I think a lot of people choose education for all the wrong reasons. Not sure that explains the grade inflation, but given the fact that grade inflation is high in education departments, it isn’t a real shock to me that it happens in the middle and high school setting.

  5. kth says:

    Most likely those school-wide averages are weighed down by the science and engineering students. If you take them out of the picture, I doubt education majors benefit from grade inflation significantly more than the liberal arts and business school students do.

  6. Pete says:

    I’ll bet these grade inflated dunces constitute the voting bloc which brought us the Obama administration.

  7. The modal grade, with 76% of the students receiving it, was an A. The next 21% got an A-. Yes, math majors, you did the calculation correctly: 97% got an A or A-.

    As someone with a math degree, perhaps part of the problem is the assumption that you have to be a math major to be able to addition.

    At least we know where the emphasis on self esteem in the public schools comes from.

  8. The modal grade, with 76% of the students receiving it, was an A. The next 21% got an A-. Yes, math majors, you did the calculation correctly: 97% got an A or A-.

    As someone with a math degree, perhaps part of the problem is the assumption that you have to be a math major to be able to do addition.

    At least we know where the emphasis on self esteem in the public schools comes from.

  9. clyons says:

    I teach at an urban/suburban high school in Minnesota and over the years, I’ve had plenty of excellent students (Honors and AP classes and so forth) who planned on education careers. Mr Joyner is quite right that collegiate education departments’ grade inflation makes it more difficult to differentiate between the truly excellent and the average.
    After 15 years of teaching, I’ve met relatively few teachers who do not have mastery over their subject area. I attribute this to Minnesota’s traditionally high standards when it comes to gaining a teaching license. Sure, there have been some who really didn’t make the grade, but find me a perfect vetting system in any field. This is why it is imperative that a high-quality administrative team is so important – none of these individuals gained tenure (btw, truly incompetent teachers with tenure can be terminated – but one must go through the process outlined in the contract).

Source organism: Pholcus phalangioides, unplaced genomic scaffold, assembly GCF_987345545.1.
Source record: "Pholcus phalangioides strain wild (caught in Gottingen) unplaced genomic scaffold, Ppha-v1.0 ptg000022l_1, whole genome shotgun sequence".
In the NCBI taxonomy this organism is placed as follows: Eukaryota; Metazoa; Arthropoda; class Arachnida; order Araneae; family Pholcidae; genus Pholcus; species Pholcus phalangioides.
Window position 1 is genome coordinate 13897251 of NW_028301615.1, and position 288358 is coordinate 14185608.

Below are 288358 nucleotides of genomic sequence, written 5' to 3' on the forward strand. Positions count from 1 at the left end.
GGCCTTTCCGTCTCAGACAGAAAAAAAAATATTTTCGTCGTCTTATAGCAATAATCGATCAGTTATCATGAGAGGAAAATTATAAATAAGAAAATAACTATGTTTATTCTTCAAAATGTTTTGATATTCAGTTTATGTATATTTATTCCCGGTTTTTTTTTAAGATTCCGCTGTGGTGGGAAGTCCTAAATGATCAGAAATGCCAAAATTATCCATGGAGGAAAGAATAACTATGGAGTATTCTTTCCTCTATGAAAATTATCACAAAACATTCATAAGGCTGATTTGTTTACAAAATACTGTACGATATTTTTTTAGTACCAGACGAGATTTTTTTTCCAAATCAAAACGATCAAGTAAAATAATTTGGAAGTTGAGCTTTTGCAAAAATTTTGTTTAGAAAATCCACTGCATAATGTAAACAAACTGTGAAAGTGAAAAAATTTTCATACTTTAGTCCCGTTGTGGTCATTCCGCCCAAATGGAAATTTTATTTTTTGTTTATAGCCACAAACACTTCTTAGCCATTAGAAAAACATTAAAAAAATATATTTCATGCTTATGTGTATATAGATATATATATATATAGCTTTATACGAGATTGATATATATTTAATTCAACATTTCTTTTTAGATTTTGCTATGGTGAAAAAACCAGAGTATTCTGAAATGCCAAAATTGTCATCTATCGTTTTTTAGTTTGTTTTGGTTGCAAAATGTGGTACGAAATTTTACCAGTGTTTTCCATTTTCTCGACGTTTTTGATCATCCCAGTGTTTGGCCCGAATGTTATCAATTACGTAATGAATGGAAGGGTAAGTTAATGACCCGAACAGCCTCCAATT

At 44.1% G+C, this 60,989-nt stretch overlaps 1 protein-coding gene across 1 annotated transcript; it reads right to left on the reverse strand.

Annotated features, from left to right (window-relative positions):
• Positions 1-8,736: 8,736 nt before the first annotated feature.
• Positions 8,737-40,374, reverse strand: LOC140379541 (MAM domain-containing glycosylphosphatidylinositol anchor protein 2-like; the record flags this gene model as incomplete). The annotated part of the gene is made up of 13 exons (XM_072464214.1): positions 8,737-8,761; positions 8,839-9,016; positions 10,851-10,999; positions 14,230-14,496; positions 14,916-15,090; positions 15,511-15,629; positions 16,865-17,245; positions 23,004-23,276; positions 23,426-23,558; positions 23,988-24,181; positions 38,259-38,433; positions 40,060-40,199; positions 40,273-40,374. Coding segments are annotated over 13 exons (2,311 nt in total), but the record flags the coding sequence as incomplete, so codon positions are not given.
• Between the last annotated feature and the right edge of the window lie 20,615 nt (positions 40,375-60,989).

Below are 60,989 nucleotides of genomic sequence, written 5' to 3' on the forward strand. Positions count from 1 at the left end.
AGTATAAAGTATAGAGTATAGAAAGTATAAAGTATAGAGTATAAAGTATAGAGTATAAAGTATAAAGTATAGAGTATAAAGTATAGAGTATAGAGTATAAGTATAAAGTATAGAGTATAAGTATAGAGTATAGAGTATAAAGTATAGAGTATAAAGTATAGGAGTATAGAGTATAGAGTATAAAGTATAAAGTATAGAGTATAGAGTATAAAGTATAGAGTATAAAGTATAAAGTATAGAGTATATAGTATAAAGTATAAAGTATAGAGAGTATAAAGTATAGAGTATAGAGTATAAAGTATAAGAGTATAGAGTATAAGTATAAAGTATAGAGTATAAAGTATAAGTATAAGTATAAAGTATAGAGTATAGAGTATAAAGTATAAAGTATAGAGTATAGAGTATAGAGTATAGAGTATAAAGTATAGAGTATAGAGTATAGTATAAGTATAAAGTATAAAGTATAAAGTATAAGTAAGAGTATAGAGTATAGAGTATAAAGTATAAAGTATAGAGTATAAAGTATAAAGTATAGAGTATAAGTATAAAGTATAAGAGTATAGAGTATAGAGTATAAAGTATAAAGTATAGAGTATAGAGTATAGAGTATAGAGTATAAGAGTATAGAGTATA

Alas, my state is hard at work chasing Mississippi and Louisiana when it comes to teacher licensing (and education funding) – The Ambitious TPaw has called for relaxed rules to allow private-sector employees to become licensed with a bare minimum of training. Hey, I worked in the private sector for a decade after college – but going into teaching shouldn’t be something done as a lark, or as a fallback (if it’s such a snap, why do 50% leave after five years?)
    And look, subject knowledge is only one important feature of the profession – I’ve seen my share of subject-wise people fail miserably due to poor communication or classroom management skills.

  10. Franklin says:

    It’s also commonly known, at least within academic circles, that colleges of education are the worst offenders.

    Needs citation.

    It’s believable enough, sure, but where’s the evidence? Perhaps we need to be paying teachers more to increase the competition, especially in ugly neighborhoods. This is not to mention actually giving bad education students a failing grade, and eliminating tenure and other systems that keep crappy teachers teaching crappy.

  11. An Interested Party says:

    I’ll bet these grade inflated dunces constitute the voting bloc which brought us the Obama administration.

    Oh, yes, of course…because there are over 69 million such people in this country…let no piece of information, no matter how unrelated, be used to bash the Democrats in general or liberals in particular…